At Salestrong we often get asked to deliver Key Account Management (KAM) training, and having done so for a number of organisations, we notice that companies have vastly different views on what KAM is.
Some simply call their larger accounts, ‘Key Accounts’, whilst others have a well defined KAM programme. Such programmes often result from an Organisational Change initiative involving systems and process changes, board level sponsorship, company wide communications and detailed metrics to measure success. Sales Training is just one piece of that overall change initiative.
Despite this spectrum of views on KAM, one question that invariably comes out in KAM training sessions is the question of which of these accounts are actually the key accounts? The easy answer is to say that they are the accounts that are key to the business, usually based on revenue. But it’s not as simple as that, after all KAM differs from regular selling, or account management, because you’re choosing to invest proportionately more in these Key Accounts. It could be that you’re investing more as a defensive move, to keep the account from falling prey to the competition, but most KAM programmes channel increased investment into the accounts to get a better return in the long term than they otherwise would.
When choosing a Key Account, the seller/account manager (you) must determine which accounts they want to grow over the long term. Can the account give the return required for the planned investment? This means that you need to be crystal clear on the criteria being used to segment the key accounts from other accounts. The question to be answered to determine segmentation is therefore, “What are the criteria by which an account can be identified as being key to the business and attractive enough to support long term investment?” The question of attractiveness, beyond simply revenue, is where many businesses struggle.
This 8 point framework is designed to get you started on finding the attractiveness of your accounts. Use these as a framework to build your own list and then prioritise and weight the criteria you come up with:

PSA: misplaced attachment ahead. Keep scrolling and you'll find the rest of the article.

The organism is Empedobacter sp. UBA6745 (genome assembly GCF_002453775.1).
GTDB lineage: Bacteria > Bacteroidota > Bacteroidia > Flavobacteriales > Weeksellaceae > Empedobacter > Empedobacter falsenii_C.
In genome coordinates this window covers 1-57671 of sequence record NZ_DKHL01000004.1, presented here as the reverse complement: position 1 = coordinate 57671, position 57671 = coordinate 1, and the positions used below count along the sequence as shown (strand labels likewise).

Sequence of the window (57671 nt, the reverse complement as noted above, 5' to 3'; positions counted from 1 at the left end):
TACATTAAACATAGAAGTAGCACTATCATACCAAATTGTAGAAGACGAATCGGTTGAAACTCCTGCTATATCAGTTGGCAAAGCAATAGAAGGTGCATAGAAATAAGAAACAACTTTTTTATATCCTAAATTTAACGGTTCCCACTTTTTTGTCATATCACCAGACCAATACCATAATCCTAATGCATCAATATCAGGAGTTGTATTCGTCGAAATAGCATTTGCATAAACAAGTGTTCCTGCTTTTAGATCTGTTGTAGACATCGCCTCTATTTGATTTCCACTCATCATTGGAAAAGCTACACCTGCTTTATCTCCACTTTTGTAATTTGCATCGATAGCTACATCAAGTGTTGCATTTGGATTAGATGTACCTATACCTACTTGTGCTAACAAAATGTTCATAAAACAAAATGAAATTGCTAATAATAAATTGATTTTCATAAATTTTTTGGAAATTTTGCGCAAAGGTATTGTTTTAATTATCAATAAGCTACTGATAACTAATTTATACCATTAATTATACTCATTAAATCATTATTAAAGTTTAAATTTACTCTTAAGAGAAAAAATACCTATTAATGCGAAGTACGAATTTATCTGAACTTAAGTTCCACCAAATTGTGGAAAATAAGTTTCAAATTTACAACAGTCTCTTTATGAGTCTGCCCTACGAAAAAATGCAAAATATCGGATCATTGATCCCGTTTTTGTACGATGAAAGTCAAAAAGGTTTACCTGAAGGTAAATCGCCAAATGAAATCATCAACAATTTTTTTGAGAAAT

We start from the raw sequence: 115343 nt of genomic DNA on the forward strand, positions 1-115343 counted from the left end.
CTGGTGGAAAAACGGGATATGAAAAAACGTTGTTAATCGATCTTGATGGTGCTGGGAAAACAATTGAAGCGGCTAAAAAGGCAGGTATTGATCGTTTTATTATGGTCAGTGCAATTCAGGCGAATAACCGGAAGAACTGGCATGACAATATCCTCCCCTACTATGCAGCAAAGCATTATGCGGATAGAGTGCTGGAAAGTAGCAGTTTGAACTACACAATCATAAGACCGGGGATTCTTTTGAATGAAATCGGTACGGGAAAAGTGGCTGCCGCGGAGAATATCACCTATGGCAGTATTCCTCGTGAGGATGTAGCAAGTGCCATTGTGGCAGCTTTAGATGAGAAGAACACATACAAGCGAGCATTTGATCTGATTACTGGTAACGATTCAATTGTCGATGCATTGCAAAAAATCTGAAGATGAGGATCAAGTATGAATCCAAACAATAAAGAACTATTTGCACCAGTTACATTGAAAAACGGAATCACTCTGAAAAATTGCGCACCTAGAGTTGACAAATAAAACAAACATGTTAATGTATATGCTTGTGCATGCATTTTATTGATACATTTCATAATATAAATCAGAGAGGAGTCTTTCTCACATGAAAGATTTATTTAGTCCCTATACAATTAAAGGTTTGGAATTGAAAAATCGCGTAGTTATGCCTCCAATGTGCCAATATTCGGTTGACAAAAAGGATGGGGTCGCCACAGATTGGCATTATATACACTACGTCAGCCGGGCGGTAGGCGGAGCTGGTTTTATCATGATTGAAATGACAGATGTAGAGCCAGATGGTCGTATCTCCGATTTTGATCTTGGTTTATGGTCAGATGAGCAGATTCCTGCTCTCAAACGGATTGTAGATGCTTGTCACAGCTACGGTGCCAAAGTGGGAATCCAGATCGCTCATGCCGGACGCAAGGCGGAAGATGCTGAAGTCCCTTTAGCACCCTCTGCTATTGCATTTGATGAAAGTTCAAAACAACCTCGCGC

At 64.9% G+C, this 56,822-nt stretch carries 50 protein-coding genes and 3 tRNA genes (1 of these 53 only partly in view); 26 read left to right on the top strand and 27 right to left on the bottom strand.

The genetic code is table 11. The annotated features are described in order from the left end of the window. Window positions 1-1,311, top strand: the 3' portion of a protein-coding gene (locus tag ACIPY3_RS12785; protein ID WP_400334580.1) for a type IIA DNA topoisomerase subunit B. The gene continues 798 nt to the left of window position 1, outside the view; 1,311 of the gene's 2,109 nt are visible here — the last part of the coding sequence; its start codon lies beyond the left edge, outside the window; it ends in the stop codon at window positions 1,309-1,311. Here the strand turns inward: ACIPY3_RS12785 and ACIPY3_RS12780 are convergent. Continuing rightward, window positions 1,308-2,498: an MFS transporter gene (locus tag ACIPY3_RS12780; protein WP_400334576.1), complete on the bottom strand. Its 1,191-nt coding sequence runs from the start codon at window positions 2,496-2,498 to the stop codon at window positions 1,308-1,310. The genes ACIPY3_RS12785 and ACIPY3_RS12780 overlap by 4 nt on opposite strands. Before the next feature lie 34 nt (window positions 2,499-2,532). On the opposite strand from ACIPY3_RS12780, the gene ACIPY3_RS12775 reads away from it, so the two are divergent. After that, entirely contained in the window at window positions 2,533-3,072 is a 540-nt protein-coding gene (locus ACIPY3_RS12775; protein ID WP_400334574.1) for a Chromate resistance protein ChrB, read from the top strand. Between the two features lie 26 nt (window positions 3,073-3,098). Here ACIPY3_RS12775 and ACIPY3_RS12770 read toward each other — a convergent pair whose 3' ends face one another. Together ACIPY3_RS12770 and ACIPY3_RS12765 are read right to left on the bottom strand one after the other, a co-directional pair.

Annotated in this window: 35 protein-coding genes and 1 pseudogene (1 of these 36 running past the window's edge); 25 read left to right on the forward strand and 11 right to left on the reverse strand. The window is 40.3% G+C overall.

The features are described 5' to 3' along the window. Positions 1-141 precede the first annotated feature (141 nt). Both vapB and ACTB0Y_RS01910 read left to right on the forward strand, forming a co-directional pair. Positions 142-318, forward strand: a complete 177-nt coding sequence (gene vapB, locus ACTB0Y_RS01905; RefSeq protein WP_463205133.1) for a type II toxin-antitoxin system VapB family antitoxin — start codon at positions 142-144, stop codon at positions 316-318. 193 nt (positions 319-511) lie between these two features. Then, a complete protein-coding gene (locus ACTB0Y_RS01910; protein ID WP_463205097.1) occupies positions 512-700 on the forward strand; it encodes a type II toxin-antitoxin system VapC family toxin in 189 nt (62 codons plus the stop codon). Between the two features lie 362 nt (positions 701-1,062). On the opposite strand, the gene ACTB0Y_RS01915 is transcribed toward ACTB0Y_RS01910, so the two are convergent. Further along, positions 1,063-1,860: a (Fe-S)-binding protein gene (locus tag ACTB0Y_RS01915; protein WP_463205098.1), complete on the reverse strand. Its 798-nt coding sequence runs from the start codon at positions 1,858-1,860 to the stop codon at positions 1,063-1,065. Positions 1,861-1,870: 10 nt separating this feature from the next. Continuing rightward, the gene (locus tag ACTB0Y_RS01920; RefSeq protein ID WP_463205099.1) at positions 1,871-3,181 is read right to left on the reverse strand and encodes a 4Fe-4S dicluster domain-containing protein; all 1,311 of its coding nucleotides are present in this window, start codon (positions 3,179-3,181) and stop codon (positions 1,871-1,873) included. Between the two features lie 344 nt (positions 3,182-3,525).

- Stability of the business and the market they serve
- Opportunity for cross and up-selling
- Access to further and adjacent market opportunities
- Stable and regular order flow
- Aligned strategies and values
- Financially secure with good cash flow and payment terms
- East of doing business – people, systems and process
- Brand value association
In addition, the success of such a key relationship also depends on the other party. Will the customer also see you as key to their business and attractive enough to engage in such an interdependent way? So the customer also needs to ask the same question. What makes an attractive supplier and how do we identify them?
The below matrix is another simple way of working out a mutual level of attractiveness between Customer and Supplier:
One of the major insights that this model also brings is in the Account Maintenance box. There are lots of instances where businesses show a lack of ability in measuring customer attractiveness, which means that they invest in accounts of low attractiveness, which do not then give the required return on investment. This is a hard decision to make in any business. Sellers know immediately if an account is key to their business, that’s the easy part, but is it attractive enough to invest in for growth? That latter question takes time, resource and insight to be able to answer well.
Simply being aware of the fact that your customer is not as attractive as they could be allows you to put together a strategy on how to change that. What win/wins would there be if you could work better together? What a great way to open up a dialogue with your customer to create more business.
In summary, when defining which accounts are suitable for KAM, rather than simply saying it is the accounts key to a Company, prioritise accounts where there is a mutual attraction between Seller and Supplier, to invest in working in a close, collaborative and mutually beneficial way, over the long term.
Want to start defining your own KAM structure?
Download a FREE template by clicking HERE.
Did you know? Salestrong offer a Strategic Account Management service as part of our Sales Training. It is primarily aimed at Key or Strategic Account Managers and is designed to equip them with the skills and framework to deliver value to the client and have a strategic plan in place for account growth.
If you would like to learn about this service or any of our Training, Coaching or Consultancy services please contact the team on 01778582300 or email email@example.com.